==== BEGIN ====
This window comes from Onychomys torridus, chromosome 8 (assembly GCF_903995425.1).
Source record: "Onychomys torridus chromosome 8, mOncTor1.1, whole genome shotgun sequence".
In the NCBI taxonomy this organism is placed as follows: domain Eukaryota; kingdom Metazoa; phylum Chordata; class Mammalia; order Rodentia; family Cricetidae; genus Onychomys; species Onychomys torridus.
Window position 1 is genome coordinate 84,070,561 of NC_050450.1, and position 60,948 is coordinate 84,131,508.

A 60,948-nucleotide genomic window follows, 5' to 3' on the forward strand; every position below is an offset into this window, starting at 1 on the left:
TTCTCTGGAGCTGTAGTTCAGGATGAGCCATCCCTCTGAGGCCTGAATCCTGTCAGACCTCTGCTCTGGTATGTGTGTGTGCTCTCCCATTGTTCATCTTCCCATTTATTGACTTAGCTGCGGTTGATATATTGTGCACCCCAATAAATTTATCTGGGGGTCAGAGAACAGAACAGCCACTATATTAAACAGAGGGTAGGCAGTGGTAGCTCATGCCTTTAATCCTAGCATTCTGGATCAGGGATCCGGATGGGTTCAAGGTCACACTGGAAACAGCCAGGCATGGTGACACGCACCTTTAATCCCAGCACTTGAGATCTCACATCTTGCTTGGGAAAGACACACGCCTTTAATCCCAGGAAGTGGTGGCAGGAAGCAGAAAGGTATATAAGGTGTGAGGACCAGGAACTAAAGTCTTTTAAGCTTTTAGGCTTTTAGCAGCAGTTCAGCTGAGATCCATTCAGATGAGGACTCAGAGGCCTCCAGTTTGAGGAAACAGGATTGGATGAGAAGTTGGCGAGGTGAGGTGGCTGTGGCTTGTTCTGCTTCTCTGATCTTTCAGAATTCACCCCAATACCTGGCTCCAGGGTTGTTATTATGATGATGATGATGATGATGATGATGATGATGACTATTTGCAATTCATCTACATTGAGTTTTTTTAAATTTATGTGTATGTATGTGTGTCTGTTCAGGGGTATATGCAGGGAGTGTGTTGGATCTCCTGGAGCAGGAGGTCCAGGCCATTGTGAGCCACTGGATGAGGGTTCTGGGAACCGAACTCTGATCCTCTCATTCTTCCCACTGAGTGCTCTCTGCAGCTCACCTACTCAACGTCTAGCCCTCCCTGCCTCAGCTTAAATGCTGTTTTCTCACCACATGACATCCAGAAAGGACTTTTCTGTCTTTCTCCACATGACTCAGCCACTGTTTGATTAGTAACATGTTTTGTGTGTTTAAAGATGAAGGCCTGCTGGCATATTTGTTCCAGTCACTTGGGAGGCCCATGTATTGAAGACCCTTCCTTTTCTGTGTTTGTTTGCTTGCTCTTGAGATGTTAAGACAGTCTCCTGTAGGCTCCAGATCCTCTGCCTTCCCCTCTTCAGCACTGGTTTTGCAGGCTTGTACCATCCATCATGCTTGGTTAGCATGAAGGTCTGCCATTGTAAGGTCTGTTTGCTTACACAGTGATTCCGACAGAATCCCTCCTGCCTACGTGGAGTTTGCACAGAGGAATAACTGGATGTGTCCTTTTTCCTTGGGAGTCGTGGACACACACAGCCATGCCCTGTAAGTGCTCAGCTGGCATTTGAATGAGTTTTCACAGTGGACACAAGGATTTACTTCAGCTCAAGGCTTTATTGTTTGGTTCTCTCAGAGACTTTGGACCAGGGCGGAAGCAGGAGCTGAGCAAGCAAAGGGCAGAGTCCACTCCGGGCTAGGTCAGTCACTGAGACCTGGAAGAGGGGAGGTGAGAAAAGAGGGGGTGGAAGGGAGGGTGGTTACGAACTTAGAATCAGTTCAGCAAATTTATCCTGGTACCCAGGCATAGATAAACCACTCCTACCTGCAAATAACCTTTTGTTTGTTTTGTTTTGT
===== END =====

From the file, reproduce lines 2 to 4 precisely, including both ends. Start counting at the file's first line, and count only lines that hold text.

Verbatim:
Source record: "Onychomys torridus chromosome 8, mOncTor1.1, whole genome shotgun sequence".
In the NCBI taxonomy this organism is placed as follows: domain Eukaryota; kingdom Metazoa; phylum Chordata; class Mammalia; order Rodentia; family Cricetidae; genus Onychomys; species Onychomys torridus.
Window position 1 is genome coordinate 84,070,561 of NC_050450.1, and position 60,948 is coordinate 84,131,508.